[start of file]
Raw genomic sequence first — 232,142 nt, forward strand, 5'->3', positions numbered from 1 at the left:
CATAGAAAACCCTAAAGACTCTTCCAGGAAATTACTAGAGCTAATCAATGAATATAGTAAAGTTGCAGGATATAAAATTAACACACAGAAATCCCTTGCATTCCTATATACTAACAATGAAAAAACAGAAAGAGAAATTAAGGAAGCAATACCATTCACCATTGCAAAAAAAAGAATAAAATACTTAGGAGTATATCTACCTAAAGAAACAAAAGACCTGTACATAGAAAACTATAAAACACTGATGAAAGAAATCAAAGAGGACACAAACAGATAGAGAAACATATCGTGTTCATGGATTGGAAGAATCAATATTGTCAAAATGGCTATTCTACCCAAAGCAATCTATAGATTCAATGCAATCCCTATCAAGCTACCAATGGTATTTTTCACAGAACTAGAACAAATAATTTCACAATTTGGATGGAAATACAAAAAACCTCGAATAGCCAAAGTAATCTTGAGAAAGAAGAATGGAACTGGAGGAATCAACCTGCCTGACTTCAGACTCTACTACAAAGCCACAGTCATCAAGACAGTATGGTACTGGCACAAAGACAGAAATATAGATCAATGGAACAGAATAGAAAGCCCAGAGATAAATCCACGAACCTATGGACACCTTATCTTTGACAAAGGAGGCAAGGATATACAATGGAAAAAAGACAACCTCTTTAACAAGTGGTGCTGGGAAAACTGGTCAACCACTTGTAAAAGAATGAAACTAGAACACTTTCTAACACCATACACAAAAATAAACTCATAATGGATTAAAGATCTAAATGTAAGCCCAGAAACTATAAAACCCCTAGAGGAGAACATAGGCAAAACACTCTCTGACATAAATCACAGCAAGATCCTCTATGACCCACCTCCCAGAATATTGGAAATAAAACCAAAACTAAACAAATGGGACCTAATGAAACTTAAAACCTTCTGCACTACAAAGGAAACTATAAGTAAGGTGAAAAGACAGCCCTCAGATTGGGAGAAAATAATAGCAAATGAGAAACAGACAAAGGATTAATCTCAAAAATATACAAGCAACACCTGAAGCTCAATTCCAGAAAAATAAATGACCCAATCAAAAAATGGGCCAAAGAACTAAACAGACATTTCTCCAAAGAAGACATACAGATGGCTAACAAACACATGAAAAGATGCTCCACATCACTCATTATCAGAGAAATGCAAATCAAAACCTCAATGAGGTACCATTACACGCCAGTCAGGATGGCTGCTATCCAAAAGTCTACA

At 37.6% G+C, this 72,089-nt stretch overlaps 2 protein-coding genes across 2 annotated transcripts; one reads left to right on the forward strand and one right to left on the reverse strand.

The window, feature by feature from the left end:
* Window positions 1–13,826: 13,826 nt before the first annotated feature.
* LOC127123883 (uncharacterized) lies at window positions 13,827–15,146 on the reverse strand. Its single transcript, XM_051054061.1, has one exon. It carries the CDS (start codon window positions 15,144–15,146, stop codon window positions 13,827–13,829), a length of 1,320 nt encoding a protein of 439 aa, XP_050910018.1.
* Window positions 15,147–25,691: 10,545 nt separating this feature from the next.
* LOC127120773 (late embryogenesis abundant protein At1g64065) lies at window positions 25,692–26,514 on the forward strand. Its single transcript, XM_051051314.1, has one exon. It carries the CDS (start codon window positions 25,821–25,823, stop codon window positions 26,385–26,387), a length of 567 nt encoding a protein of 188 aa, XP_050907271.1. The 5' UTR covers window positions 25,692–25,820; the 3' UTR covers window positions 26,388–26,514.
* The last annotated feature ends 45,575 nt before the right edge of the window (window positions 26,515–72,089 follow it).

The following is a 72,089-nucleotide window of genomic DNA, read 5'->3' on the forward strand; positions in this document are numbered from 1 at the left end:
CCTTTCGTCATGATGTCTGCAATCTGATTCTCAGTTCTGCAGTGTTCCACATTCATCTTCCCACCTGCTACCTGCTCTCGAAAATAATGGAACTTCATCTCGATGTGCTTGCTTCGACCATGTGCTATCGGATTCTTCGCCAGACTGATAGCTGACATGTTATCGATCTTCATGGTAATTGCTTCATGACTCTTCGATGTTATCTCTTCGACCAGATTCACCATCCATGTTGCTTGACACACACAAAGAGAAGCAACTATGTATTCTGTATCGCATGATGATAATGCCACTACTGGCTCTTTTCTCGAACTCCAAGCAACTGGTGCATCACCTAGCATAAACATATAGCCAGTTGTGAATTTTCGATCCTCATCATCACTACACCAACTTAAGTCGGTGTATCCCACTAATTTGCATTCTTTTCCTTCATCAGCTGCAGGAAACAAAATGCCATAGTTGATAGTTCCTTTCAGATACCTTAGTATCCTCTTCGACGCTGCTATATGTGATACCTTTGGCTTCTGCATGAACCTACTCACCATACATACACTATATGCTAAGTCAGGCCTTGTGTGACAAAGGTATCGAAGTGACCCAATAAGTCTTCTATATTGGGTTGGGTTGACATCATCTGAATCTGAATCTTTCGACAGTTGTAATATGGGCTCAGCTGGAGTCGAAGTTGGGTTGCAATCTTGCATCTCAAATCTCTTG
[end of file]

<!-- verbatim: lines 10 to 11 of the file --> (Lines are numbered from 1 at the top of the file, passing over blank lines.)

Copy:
The following is a 72,089-nucleotide window of genomic DNA, read 5'->3' on the forward strand; positions in this document are numbered from 1 at the left end:
CCTTTCGTCATGATGTCTGCAATCTGATTCTCAGTTCTGCAGTGTTCCACATTCATCTTCCCACCTGCTACCTGCTCTCGAAAATAATGGAACTTCATCTCGATGTGCTTGCTTCGACCATGTGCTATCGGATTCTTCGCCAGACTGATAGCTGACATGTTATCGATCTTCATGGTAATTGCTTCATGACTCTTCGATGTTATCTCTTCGACCAGATTCACCATCCATGTTGCTTGACACACACAAAGAGAAGCAACTATGTATTCTGTATCGCATGATGATAATGCCACTACTGGCTCTTTTCTCGAACTCCAAGCAACTGGTGCATCACCTAGCATAAACATATAGCCAGTTGTGAATTTTCGATCCTCATCATCACTACACCAACTTAAGTCGGTGTATCCCACTAATTTGCATTCTTTTCCTTCATCAGCTGCAGGAAACAAAATGCCATAGTTGATAGTTCCTTTCAGATACCTTAGTATCCTCTTCGACGCTGCTATATGTGATACCTTTGGCTTCTGCATGAACCTACTCACCATACATACACTATATGCTAAGTCAGGCCTTGTGTGACAAAGGTATCGAAGTGACCCAATAAGTCTTCTATATTGGGTTGGGTTGACATCATCTGAATCTGAATCTTTCGACAGTTGTAATATGGGCTCAGCTGGAGTCGAAGTTGGGTTGCAATCTTGCATCTCAAATCTCTTG